The first line, Biometrics, took me 2.5 hours. Not so bad; I finished my book. The clinical label turned out to be nothing more than a glamour shot and a finger print session. This was important, as they took your fingerprint at every other subsequent queue.  I heard that one devout 85 year old Muslim man was convinced the finger print machine didn’t work on him because he’d spent his whole life washing his hands before and after prayers five times a day.  Turns out, the system was just down.

The next line, Enrollment, was another hour.  By this time, I was noticing a curious event. Prints were scanned, but only at the window.  Those of us waiting in line were just that: waiters. Many of these patient folks next to me were just place holders for the more affluent! (and better prepared) who were called in at the last minute to take their place in line and swipe their prints. How naïve I was, waiting in line for my own self! I had failed the most basic line-hack.

Finally stepping to the window, I watched in agony as the registrar glanced out at me and then turned to help two MP’s who were next to her behind the glass. When she was finished, she stepped away into the back room, only to return 10 minutes later.


Too far in to abandon my quest, I moved to the third line: Payment. By this point, I was a little batty. After two years in Malawi, I thought I’d finally learned to stop asking why, but at this point I was near hollering:  WHY COULDN’T WE HAVE DONE THIS ALL IN ONE LINE? Credit card kiosks are still new here, so cash payments had to be made at the approved government bank teller window…around the corner. Then you had to take the evidence of payment to the final line to collect your card.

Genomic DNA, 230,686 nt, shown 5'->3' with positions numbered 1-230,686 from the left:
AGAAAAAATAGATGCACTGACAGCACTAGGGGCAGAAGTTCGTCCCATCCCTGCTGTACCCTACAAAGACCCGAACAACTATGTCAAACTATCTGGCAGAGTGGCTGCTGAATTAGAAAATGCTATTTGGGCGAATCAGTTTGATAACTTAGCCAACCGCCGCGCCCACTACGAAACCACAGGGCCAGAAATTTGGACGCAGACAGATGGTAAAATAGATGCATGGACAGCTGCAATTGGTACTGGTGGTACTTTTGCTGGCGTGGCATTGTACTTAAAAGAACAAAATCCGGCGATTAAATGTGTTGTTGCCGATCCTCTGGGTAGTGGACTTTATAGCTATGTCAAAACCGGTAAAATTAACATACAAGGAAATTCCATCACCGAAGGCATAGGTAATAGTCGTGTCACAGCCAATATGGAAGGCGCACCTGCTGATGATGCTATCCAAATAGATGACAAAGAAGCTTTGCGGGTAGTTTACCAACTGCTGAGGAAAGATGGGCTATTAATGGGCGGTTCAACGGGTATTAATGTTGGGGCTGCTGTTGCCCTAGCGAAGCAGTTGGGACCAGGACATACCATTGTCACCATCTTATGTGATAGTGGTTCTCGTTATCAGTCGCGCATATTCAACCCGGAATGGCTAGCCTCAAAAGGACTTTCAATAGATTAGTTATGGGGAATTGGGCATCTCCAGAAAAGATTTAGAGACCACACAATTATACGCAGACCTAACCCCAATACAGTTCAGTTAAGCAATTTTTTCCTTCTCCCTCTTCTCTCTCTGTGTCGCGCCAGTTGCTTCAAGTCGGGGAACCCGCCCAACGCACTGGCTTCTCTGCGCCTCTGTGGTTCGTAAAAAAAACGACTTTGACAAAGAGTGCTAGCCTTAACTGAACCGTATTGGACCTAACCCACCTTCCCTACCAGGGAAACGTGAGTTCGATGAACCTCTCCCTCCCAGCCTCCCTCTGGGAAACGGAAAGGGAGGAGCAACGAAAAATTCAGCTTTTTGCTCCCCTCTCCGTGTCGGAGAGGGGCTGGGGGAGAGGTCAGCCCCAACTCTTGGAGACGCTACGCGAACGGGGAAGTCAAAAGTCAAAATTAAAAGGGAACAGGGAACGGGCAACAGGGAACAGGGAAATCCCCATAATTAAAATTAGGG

After a little over four hours total, I had received a receipt stating I had paid. Unfortunately, having little fortitude to handle any more lines or human contact, I conceded defeat. I vowed to return the next day for the fourth and final queue: pick up.

Day two was the absolute worst. The queue itself didn’t seem so long. However, I failed to discount cultural differences in personal space. Meaning, the distance of the line is not necessarily directly correlated with the amount of people. Place said line in a 10x15 foot room with no air conditioning with only two of the five windows processing cards and you have my idea of hell. I had thought of sending someone to stand in my place, but by this time I figured I might as well have the whole horrible experience. It’s a wonder I never learn.

I stood in line behind a nice lady with a red dress (Martha) and a young man (Marcus). The process was going like this: one had to show their receipt at the window, get your prints verified, and then go wait outside while they printed your card. When it was ready, they yelled out your name and handed it back through the queue, effectively negating the point of taking your finger prints. Hilarious.  

Two hours later, when there was twenty-five people ahead of me, the system went down. Then they ran out of cards.  After a while it was tough to know what exactly the problem was, as everything being shouted was in Chichewa.  The one thing I did know was I was hungry, thirsty and had to go to the bathroom all at once. My tongue began to feel thick and my head ached.

Around hour three, a savior emerged. A new window opened right in front of me, Martha and Marcus. Upon a few words from Martha, he quietly processed our fingerprints and we shoved our way back out the door to the sidewalk. Triumphant, exhausted, dehydrated, we split some tangerines from a roadside vendor and waited for our names to be called. Two days, 6.5 hours later, I had my card.